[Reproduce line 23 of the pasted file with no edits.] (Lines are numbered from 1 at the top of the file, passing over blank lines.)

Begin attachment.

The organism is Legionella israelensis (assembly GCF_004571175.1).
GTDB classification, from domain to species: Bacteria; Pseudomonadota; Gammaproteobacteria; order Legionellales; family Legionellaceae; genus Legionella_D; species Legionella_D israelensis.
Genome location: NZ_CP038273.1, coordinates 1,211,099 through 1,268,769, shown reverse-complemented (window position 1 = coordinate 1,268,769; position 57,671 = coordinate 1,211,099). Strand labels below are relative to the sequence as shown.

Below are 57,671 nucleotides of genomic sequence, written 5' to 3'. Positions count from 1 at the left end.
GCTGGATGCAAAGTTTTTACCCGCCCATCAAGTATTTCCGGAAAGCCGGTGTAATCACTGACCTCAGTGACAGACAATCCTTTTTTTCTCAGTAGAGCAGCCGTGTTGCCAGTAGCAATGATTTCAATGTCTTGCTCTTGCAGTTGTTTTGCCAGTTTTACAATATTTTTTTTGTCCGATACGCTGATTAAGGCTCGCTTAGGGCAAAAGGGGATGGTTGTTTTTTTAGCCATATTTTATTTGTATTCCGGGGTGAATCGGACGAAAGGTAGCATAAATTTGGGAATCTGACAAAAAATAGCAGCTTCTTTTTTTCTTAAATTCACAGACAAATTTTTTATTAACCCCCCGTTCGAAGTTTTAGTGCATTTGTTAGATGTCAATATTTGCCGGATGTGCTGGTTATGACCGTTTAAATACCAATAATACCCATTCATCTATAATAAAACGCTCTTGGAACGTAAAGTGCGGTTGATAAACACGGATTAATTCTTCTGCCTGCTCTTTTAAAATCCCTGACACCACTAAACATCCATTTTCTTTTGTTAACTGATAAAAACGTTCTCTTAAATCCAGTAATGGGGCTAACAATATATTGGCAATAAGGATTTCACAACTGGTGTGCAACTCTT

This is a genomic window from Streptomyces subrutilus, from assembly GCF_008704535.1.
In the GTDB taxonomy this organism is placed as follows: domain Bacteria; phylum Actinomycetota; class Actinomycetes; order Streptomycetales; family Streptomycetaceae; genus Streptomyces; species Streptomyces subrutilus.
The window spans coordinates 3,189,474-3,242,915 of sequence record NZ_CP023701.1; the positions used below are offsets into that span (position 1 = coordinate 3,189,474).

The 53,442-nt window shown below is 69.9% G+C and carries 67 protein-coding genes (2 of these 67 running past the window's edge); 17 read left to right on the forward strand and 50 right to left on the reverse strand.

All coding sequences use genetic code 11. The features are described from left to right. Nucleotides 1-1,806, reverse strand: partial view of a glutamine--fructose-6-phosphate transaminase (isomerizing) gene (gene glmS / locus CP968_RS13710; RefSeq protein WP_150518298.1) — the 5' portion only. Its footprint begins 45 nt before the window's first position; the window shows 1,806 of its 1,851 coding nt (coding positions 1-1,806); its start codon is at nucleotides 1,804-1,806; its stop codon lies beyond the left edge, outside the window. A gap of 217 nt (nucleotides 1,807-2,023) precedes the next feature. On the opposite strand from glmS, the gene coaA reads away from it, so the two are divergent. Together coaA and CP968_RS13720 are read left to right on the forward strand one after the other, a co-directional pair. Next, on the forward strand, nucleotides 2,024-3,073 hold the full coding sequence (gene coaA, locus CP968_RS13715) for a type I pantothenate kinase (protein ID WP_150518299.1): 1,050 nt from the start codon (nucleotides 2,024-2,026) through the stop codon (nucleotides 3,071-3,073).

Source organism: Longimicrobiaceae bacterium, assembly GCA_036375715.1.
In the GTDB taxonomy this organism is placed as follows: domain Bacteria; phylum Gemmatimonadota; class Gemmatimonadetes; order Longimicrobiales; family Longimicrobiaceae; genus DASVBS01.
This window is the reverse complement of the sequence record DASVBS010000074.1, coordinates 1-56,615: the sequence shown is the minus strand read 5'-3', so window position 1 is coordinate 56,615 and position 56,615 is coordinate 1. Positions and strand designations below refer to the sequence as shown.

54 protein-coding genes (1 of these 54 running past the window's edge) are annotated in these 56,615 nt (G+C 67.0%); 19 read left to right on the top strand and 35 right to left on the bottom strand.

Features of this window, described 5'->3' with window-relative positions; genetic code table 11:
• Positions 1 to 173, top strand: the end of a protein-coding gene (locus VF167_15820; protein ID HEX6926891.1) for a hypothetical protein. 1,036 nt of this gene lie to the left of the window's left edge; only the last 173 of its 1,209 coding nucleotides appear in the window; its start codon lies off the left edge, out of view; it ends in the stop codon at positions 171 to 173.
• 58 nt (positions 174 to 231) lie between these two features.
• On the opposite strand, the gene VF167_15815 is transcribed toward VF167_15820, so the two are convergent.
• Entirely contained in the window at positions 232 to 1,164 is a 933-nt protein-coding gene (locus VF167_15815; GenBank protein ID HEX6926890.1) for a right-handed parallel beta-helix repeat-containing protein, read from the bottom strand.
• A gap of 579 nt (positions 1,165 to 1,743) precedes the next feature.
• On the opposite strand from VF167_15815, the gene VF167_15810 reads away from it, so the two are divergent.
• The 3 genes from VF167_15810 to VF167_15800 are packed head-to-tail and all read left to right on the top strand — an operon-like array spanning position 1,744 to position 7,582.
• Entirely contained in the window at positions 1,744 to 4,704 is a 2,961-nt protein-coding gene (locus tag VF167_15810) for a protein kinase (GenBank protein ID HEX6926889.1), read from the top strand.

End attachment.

• Entirely contained in the window at positions 1,744 to 4,704 is a 2,961-nt protein-coding gene (locus tag VF167_15810) for a protein kinase (GenBank protein ID HEX6926889.1), read from the top strand.